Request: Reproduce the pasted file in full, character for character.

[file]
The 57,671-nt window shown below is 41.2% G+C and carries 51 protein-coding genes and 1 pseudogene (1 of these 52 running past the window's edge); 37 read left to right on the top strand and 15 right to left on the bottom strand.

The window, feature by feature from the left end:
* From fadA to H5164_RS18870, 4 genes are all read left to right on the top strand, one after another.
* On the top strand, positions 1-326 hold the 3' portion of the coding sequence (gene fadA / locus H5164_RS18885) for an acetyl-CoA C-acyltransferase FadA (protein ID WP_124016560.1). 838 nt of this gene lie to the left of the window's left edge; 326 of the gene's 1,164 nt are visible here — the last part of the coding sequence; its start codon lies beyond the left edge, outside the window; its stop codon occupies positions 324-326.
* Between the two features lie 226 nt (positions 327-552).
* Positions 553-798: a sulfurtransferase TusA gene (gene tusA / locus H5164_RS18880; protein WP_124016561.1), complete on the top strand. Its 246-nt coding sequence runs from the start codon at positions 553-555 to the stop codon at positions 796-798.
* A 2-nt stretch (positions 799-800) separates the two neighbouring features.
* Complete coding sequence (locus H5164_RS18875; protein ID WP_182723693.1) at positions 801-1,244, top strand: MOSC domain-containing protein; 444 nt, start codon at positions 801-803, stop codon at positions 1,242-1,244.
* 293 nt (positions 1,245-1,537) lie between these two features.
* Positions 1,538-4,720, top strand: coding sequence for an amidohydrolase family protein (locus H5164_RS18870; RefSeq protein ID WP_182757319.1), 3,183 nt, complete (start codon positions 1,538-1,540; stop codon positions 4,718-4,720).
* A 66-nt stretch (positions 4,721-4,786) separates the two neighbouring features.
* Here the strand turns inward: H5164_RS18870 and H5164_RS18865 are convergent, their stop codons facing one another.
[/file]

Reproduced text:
The 57,671-nt window shown below is 41.2% G+C and carries 51 protein-coding genes and 1 pseudogene (1 of these 52 running past the window's edge); 37 read left to right on the top strand and 15 right to left on the bottom strand.

The window, feature by feature from the left end:
* From fadA to H5164_RS18870, 4 genes are all read left to right on the top strand, one after another.
* On the top strand, positions 1-326 hold the 3' portion of the coding sequence (gene fadA / locus H5164_RS18885) for an acetyl-CoA C-acyltransferase FadA (protein ID WP_124016560.1). 838 nt of this gene lie to the left of the window's left edge; 326 of the gene's 1,164 nt are visible here — the last part of the coding sequence; its start codon lies beyond the left edge, outside the window; its stop codon occupies positions 324-326.
* Between the two features lie 226 nt (positions 327-552).
* Positions 553-798: a sulfurtransferase TusA gene (gene tusA / locus H5164_RS18880; protein WP_124016561.1), complete on the top strand. Its 246-nt coding sequence runs from the start codon at positions 553-555 to the stop codon at positions 796-798.
* A 2-nt stretch (positions 799-800) separates the two neighbouring features.
* Complete coding sequence (locus H5164_RS18875; protein ID WP_182723693.1) at positions 801-1,244, top strand: MOSC domain-containing protein; 444 nt, start codon at positions 801-803, stop codon at positions 1,242-1,244.
* 293 nt (positions 1,245-1,537) lie between these two features.
* Positions 1,538-4,720, top strand: coding sequence for an amidohydrolase family protein (locus H5164_RS18870; RefSeq protein ID WP_182757319.1), 3,183 nt, complete (start codon positions 1,538-1,540; stop codon positions 4,718-4,720).
* A 66-nt stretch (positions 4,721-4,786) separates the two neighbouring features.
* Here the strand turns inward: H5164_RS18870 and H5164_RS18865 are convergent, their stop codons facing one another.